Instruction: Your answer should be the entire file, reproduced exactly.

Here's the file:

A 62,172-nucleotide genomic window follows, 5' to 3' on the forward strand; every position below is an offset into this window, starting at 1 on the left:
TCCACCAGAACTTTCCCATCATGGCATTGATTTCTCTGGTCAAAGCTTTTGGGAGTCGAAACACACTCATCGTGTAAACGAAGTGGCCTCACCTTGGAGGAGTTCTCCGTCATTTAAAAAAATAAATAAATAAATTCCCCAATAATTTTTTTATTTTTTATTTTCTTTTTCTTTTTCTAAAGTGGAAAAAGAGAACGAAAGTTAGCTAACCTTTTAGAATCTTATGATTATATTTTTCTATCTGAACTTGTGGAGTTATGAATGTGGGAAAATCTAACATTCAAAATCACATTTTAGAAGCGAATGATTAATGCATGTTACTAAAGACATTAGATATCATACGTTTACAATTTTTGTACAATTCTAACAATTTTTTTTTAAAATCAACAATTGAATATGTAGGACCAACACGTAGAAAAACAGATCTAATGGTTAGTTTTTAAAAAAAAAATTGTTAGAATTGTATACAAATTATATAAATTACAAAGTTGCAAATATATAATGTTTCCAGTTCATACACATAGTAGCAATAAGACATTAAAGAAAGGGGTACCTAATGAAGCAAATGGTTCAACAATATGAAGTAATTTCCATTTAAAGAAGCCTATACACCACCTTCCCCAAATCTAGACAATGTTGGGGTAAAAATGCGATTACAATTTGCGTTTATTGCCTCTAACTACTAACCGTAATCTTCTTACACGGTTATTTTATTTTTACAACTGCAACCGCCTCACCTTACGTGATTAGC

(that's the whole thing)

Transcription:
A 62,172-nucleotide genomic window follows, 5' to 3' on the forward strand; every position below is an offset into this window, starting at 1 on the left:
TCCACCAGAACTTTCCCATCATGGCATTGATTTCTCTGGTCAAAGCTTTTGGGAGTCGAAACACACTCATCGTGTAAACGAAGTGGCCTCACCTTGGAGGAGTTCTCCGTCATTTAAAAAAATAAATAAATAAATTCCCCAATAATTTTTTTATTTTTTATTTTCTTTTTCTTTTTCTAAAGTGGAAAAAGAGAACGAAAGTTAGCTAACCTTTTAGAATCTTATGATTATATTTTTCTATCTGAACTTGTGGAGTTATGAATGTGGGAAAATCTAACATTCAAAATCACATTTTAGAAGCGAATGATTAATGCATGTTACTAAAGACATTAGATATCATACGTTTACAATTTTTGTACAATTCTAACAATTTTTTTTTAAAATCAACAATTGAATATGTAGGACCAACACGTAGAAAAACAGATCTAATGGTTAGTTTTTAAAAAAAAAATTGTTAGAATTGTATACAAATTATATAAATTACAAAGTTGCAAATATATAATGTTTCCAGTTCATACACATAGTAGCAATAAGACATTAAAGAAAGGGGTACCTAATGAAGCAAATGGTTCAACAATATGAAGTAATTTCCATTTAAAGAAGCCTATACACCACCTTCCCCAAATCTAGACAATGTTGGGGTAAAAATGCGATTACAATTTGCGTTTATTGCCTCTAACTACTAACCGTAATCTTCTTACACGGTTATTTTATTTTTACAACTGCAACCGCCTCACCTTACGTGATTAGC